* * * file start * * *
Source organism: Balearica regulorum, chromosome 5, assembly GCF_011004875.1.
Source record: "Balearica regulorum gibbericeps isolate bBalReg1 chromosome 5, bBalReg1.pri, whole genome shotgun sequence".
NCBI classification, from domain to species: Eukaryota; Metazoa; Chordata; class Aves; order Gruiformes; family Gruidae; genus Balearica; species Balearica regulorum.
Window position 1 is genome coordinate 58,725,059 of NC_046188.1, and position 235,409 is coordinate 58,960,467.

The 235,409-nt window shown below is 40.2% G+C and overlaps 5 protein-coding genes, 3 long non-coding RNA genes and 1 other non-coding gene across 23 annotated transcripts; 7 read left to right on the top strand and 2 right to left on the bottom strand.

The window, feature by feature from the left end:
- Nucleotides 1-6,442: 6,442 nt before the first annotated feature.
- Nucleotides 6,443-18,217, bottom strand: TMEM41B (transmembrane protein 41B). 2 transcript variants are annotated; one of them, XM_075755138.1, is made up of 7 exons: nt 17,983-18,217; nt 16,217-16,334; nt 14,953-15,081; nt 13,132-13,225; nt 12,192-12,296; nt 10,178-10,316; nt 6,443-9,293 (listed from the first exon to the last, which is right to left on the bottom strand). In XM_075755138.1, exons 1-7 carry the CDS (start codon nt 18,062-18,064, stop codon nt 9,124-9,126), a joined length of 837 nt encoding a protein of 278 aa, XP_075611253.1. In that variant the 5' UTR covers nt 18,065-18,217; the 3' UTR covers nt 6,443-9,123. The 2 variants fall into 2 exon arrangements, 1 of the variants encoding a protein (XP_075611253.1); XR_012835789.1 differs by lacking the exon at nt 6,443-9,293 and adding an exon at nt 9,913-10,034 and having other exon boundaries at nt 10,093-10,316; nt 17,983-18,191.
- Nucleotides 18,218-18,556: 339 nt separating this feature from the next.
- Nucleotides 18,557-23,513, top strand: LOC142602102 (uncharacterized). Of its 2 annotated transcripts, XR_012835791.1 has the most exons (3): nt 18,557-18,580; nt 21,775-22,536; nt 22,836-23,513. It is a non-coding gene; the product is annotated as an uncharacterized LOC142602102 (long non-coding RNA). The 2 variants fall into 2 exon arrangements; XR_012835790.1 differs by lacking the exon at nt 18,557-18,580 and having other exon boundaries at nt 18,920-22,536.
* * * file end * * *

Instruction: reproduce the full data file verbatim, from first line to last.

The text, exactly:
Source organism: Balearica regulorum, chromosome 5, assembly GCF_011004875.1.
Source record: "Balearica regulorum gibbericeps isolate bBalReg1 chromosome 5, bBalReg1.pri, whole genome shotgun sequence".
NCBI classification, from domain to species: Eukaryota; Metazoa; Chordata; class Aves; order Gruiformes; family Gruidae; genus Balearica; species Balearica regulorum.
Window position 1 is genome coordinate 58,725,059 of NC_046188.1, and position 235,409 is coordinate 58,960,467.

The 235,409-nt window shown below is 40.2% G+C and overlaps 5 protein-coding genes, 3 long non-coding RNA genes and 1 other non-coding gene across 23 annotated transcripts; 7 read left to right on the top strand and 2 right to left on the bottom strand.

The window, feature by feature from the left end:
- Nucleotides 1-6,442: 6,442 nt before the first annotated feature.
- Nucleotides 6,443-18,217, bottom strand: TMEM41B (transmembrane protein 41B). 2 transcript variants are annotated; one of them, XM_075755138.1, is made up of 7 exons: nt 17,983-18,217; nt 16,217-16,334; nt 14,953-15,081; nt 13,132-13,225; nt 12,192-12,296; nt 10,178-10,316; nt 6,443-9,293 (listed from the first exon to the last, which is right to left on the bottom strand). In XM_075755138.1, exons 1-7 carry the CDS (start codon nt 18,062-18,064, stop codon nt 9,124-9,126), a joined length of 837 nt encoding a protein of 278 aa, XP_075611253.1. In that variant the 5' UTR covers nt 18,065-18,217; the 3' UTR covers nt 6,443-9,123. The 2 variants fall into 2 exon arrangements, 1 of the variants encoding a protein (XP_075611253.1); XR_012835789.1 differs by lacking the exon at nt 6,443-9,293 and adding an exon at nt 9,913-10,034 and having other exon boundaries at nt 10,093-10,316; nt 17,983-18,191.
- Nucleotides 18,218-18,556: 339 nt separating this feature from the next.
- Nucleotides 18,557-23,513, top strand: LOC142602102 (uncharacterized). Of its 2 annotated transcripts, XR_012835791.1 has the most exons (3): nt 18,557-18,580; nt 21,775-22,536; nt 22,836-23,513. It is a non-coding gene; the product is annotated as an uncharacterized LOC142602102 (long non-coding RNA). The 2 variants fall into 2 exon arrangements; XR_012835790.1 differs by lacking the exon at nt 18,557-18,580 and having other exon boundaries at nt 18,920-22,536.